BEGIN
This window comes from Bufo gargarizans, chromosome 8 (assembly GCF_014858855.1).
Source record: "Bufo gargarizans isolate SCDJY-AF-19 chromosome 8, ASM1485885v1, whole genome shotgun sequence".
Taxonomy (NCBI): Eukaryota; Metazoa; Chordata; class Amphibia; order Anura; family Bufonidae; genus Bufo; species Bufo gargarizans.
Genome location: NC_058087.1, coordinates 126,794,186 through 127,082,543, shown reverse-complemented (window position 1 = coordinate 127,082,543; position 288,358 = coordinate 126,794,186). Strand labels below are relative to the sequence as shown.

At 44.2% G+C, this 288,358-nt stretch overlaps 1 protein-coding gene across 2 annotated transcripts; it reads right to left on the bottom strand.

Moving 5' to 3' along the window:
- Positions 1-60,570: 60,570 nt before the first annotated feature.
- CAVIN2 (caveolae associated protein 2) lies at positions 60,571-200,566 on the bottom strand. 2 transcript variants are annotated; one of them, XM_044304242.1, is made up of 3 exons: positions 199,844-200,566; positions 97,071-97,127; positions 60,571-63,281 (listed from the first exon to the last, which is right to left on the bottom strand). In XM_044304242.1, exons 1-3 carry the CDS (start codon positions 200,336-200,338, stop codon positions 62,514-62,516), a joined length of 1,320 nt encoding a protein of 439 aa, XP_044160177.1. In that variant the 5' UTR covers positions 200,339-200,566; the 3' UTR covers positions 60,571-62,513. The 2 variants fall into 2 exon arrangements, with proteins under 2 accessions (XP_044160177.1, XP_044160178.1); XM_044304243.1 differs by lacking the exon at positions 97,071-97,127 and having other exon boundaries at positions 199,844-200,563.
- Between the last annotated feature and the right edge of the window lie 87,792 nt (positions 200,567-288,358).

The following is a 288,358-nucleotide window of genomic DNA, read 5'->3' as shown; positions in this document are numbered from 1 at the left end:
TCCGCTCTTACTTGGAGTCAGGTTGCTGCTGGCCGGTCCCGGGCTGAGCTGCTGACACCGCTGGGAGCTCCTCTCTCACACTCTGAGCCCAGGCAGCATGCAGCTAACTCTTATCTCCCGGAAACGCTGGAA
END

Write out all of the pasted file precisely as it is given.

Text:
This window comes from Bufo gargarizans, chromosome 8 (assembly GCF_014858855.1).
Source record: "Bufo gargarizans isolate SCDJY-AF-19 chromosome 8, ASM1485885v1, whole genome shotgun sequence".
Taxonomy (NCBI): Eukaryota; Metazoa; Chordata; class Amphibia; order Anura; family Bufonidae; genus Bufo; species Bufo gargarizans.
Genome location: NC_058087.1, coordinates 126,794,186 through 127,082,543, shown reverse-complemented (window position 1 = coordinate 127,082,543; position 288,358 = coordinate 126,794,186). Strand labels below are relative to the sequence as shown.

At 44.2% G+C, this 288,358-nt stretch overlaps 1 protein-coding gene across 2 annotated transcripts; it reads right to left on the bottom strand.

Moving 5' to 3' along the window:
- Positions 1-60,570: 60,570 nt before the first annotated feature.
- CAVIN2 (caveolae associated protein 2) lies at positions 60,571-200,566 on the bottom strand. 2 transcript variants are annotated; one of them, XM_044304242.1, is made up of 3 exons: positions 199,844-200,566; positions 97,071-97,127; positions 60,571-63,281 (listed from the first exon to the last, which is right to left on the bottom strand). In XM_044304242.1, exons 1-3 carry the CDS (start codon positions 200,336-200,338, stop codon positions 62,514-62,516), a joined length of 1,320 nt encoding a protein of 439 aa, XP_044160177.1. In that variant the 5' UTR covers positions 200,339-200,566; the 3' UTR covers positions 60,571-62,513. The 2 variants fall into 2 exon arrangements, with proteins under 2 accessions (XP_044160177.1, XP_044160178.1); XM_044304243.1 differs by lacking the exon at positions 97,071-97,127 and having other exon boundaries at positions 199,844-200,563.
- Between the last annotated feature and the right edge of the window lie 87,792 nt (positions 200,567-288,358).

The following is a 288,358-nucleotide window of genomic DNA, read 5'->3' as shown; positions in this document are numbered from 1 at the left end:
TCCGCTCTTACTTGGAGTCAGGTTGCTGCTGGCCGGTCCCGGGCTGAGCTGCTGACACCGCTGGGAGCTCCTCTCTCACACTCTGAGCCCAGGCAGCATGCAGCTAACTCTTATCTCCCGGAAACGCTGGAA